Blow for Irish hospitality sector as VAT held in Budget
Hospitality businesses in the Republic have hit out after Irish finance minister Paschal Donohoe failed to lower the VAT rate in the "Budget without precedent" ahead of a likely no-deal Brexit.
Businesses such as hotels in the Republic enjoyed a special low rate of VAT of 9% during the downturn before it was raised to 13.5%, and the industry had lobbied for the rate to be lowered again.
But the rate remains at 13.5% though the Budget did include a total package of €1.2bn to help absorb the impact of a no-deal on the Irish economy.
However, hospitality firms in Northern Ireland have said the 13.5% rate still presents a uneven playing field as they continue to face VAT at the main UK rate of 20%.
Colin Neill, chief executive of Hospitality Ulster, said: "Once again, we remain at a significant competitive disadvantage, with the rate of Irish hospitality VAT staying at 13.5% in comparison to the 20% rate we have to endure in Northern Ireland.
"The UK's 20% tourism VAT rate is one of the highest in Europe, and Northern Ireland hospitality and tourism businesses are particularly vulnerable as the Republic of Ireland is its second largest market and nearest competitor.
"The disadvantage will continue to be acutely felt right across Northern Ireland, with the local VAT rate acting as a brake on the growth of the hospitality and tourism sector".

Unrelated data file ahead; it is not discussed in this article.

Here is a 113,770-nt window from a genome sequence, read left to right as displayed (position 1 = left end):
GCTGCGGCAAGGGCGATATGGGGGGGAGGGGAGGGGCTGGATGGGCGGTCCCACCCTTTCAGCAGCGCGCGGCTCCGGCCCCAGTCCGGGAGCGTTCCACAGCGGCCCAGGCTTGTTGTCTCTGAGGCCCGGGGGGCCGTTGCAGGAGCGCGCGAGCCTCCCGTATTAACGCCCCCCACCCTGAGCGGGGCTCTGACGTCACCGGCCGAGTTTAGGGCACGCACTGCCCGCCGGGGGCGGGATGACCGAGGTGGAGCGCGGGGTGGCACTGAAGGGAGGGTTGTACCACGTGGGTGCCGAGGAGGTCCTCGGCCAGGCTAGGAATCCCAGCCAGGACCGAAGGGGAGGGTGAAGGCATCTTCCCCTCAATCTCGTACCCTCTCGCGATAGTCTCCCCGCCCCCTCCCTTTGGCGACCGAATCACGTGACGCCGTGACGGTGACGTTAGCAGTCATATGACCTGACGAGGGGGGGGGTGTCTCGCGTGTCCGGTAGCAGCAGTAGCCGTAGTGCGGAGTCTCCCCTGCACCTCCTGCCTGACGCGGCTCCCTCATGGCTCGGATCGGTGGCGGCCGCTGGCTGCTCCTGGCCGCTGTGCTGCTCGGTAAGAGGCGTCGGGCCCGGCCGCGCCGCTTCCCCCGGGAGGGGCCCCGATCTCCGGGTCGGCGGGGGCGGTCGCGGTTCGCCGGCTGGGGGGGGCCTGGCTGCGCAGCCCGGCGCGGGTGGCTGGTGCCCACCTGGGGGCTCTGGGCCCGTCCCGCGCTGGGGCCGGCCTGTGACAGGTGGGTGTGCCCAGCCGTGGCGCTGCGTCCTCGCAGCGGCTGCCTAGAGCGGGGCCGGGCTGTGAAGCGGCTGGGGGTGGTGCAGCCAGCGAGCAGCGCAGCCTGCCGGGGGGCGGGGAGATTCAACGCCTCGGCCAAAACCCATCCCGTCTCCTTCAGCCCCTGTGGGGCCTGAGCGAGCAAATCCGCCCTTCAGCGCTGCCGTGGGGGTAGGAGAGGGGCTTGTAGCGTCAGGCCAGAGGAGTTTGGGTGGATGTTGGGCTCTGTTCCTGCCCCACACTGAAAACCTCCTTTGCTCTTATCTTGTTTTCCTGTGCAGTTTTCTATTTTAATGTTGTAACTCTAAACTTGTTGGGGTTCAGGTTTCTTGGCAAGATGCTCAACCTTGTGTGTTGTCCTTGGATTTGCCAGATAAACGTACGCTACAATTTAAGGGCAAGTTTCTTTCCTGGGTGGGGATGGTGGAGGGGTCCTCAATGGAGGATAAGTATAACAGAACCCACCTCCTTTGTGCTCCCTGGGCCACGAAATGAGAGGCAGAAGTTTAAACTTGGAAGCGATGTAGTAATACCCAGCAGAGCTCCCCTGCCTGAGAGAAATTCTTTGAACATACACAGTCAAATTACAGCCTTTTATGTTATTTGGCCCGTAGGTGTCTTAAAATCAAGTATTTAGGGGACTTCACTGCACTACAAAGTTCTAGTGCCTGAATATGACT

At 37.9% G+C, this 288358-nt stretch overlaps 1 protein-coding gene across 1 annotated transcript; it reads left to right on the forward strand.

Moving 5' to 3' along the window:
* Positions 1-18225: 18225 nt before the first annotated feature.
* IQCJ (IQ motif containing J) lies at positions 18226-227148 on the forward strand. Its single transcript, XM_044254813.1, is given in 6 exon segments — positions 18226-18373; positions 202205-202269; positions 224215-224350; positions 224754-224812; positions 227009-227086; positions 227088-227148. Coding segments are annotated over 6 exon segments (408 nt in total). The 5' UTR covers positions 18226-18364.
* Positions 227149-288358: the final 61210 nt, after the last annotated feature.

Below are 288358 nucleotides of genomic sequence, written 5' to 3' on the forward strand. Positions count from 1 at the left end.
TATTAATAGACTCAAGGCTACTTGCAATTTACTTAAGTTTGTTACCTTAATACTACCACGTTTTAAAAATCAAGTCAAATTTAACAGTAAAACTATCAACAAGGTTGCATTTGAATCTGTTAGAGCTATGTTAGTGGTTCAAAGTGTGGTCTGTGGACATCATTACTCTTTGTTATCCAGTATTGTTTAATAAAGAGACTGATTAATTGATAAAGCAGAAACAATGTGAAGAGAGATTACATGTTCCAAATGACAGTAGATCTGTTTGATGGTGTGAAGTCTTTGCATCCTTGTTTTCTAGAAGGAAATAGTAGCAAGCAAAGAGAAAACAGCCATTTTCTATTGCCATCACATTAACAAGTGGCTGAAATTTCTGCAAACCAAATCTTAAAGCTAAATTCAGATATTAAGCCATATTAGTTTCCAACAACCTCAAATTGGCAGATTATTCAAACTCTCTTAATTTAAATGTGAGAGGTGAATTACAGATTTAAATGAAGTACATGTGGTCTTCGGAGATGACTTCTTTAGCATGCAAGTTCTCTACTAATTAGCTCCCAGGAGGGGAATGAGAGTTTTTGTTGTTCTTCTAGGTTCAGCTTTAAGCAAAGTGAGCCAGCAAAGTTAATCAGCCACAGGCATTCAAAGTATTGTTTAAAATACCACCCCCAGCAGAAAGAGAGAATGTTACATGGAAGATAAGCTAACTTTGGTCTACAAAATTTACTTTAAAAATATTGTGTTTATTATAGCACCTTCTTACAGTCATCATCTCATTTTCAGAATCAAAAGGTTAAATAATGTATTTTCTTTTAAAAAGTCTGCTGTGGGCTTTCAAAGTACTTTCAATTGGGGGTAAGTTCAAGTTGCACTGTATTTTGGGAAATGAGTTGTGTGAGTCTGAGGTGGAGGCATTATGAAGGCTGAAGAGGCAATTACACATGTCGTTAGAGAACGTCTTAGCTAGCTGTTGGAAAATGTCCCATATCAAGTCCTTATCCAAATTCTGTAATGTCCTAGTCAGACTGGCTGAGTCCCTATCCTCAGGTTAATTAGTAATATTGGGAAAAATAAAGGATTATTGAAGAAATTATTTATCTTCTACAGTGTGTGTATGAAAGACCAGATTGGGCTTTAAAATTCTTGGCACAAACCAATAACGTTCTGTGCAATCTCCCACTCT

Meanwhile, the Irish Exporters Association welcomed the Budget, calling it "prudent", but said that a €110m fund for vulnerable yet viable firms in a no-deal Brexit would not be enough.
The €110m is part of an overall €1.5bn pot, including a €650m package for agri-food and tourism. There will also be €200m made available to government departments to increase staffing levels and upgrade airports and ports.
Simon McKeever, chief executive of the Irish Exporters Association, said: "While we note the government's budgetary constraints, we are concerned that the announcement of €110m for vulnerable but viable companies affected by a no-deal Brexit will not be enough.
"We are calling on the minister for finance and the government to clarify how the committed spending will be distributed between affected companies."
The finance minister also announced an increase in the R&D tax credit for micro and small businesses from 25% to 30%.
The price of a packet of 20 cigarettes in the Republic also went up by 50c from midnight, which Mr Donohoe said brought the cost of the most popular price category to €13.50.